There’s a general feeling among teachers of pride and relief that we got through the recent few months when were teaching online. And at the moment, all of us are feeling for our school teacher colleagues in Melbourne who face returning to the challenges of teaching remotely again in just a week with their city again in lockdown.
Teaching this year has been hard work. I spent most of my hours online and ‘with others’. The surprising thing was just how much I missed feeling how my students were thinking. This was more than just how the relationships changed online. This was how my senses were stimulated in different ways and how this altered my capacity to feel the group was together and who was thinking. In a world looking for ways to beat the robots, this may be one skill we should pay attention to.
The experience of online teaching, especially in a course that required students to take risks in thinking and feeling, has spurred my curiosity on what we gain and lose when our proximity changes. Mostly I want to know if others teachers share this experience and what is it that we can learn.
Sensing our students
The question came up in a webinar during the lockdown, ‘What do you find the most challenging about online learning?’. The host, a fabulous experienced online educator, gave us ‘thinking time’ and then asked us to simultaneously post our thoughts in the chat.
I tell it like it is, so I wrote, ‘I missed hearing them breathe’. I was a little embarrassed about the intimacy of such a statement so I was surprised when so many comments said pretty much the same thing. Teachers wrote, ‘sensing their engagement’, ‘noticing when things don’t make sense’, ‘knowing they get it’, ‘really seeing the one student amongst the 20 onscreen’, the ‘feeling that things are buzzing’.
There’s something curious about how we ‘feel each other’ in person versus how we see and hear each other online. A troubled but brilliant Austrian-British philosopher, Ludwig Josef Johann Wittgenstein, helped us understand this when he said, ‘The human body is the best picture of the human soul’.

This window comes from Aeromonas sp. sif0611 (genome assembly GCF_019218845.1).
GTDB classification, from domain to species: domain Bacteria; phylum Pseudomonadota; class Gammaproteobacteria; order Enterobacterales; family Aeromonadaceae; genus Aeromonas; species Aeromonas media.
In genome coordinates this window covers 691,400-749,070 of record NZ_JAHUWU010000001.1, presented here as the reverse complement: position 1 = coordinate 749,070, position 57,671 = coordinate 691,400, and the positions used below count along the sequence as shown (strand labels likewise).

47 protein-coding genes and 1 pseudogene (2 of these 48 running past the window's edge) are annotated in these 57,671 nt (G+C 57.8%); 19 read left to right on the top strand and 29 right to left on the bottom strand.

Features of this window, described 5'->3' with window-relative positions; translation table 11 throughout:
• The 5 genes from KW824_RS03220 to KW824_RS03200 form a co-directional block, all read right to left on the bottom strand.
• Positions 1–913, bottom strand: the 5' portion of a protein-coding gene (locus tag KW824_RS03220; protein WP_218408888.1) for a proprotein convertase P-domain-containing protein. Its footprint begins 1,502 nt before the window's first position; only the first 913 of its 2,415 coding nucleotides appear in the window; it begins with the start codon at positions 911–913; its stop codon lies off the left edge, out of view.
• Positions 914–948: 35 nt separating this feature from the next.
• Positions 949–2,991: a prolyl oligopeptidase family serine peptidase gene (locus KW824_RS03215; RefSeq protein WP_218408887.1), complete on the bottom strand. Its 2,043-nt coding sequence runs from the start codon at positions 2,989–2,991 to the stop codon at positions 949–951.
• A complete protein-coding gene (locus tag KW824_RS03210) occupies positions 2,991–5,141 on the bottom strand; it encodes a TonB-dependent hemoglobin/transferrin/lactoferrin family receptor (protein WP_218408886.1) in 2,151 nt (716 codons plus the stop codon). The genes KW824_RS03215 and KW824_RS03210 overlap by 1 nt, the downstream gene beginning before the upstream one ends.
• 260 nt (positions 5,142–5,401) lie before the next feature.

Schooling and the ‘soul’
In my experience, learning that makes us think, lifts off when we see and respond to the ‘soul’. Whilst soul is not a word we see in education thinking, there are numerous philosophical notions in education that are also understood in this way, take for example education thought leaders such as Gert Biesta, Pasi Sahlberg and Sir Ken Robinson. Anyone familiar with their work knows they are often talking about being human.
As I see it, Biesta knocks it out of the park when he calls out the purpose of schooling in three ways; qualification, socialisation and subjectification.
Qualification is something to have as you navigate through your schooling into adult life. Think of qualifications like the passports into employment and further study.
Socialisation happens throughout the schooling years. This is not just in how we behave, think hygiene habits and common courtesy, it also gives us shared stories to bind and protect our institutions and identify. For example, curriculum decisions, such as whether we taught World War II or US civil rights movement, makes a difference how we resolve racism as a collective.
Subjectification is perhaps a less contentious and more accurate way to name what I am calling the ‘soul’. It is how we can be in the world but not of it. It is the development of self that allows us to participate in the work and toil of life but at the same time, be removed enough to regulate our desires and our need to belong. This is what I am really interested in and how it works in schooling.
When education works
When education works, we leave school as people who can disagree agreeably. We have successfully transitioned from the properly narcissistic world of an infant to that of the grown up, able to rationalise desire and impulses out of concern for a common good. Schools do this when they engage young people’s critical and creative thinking. It is not about making them like us but helping to value themselves, as both distinct and as part of something bigger.
German-American philosopher and political theorist, Hannah Arendt, another great post war thinker, wrote:
“Education is the point at which we decide whether we love the world enough to assume responsibility for it, and by the same token save it from that ruin which except for renewal, except for the coming of the new and the young, would be inevitable. And education, too, is where we decide whether we love our children enough not to expel them from our world and leave them to their own devices, nor to strike from their hands their chance of undertaking something new, something unforeseen by us, but to prepare them in advance for the task of renewing a common world.”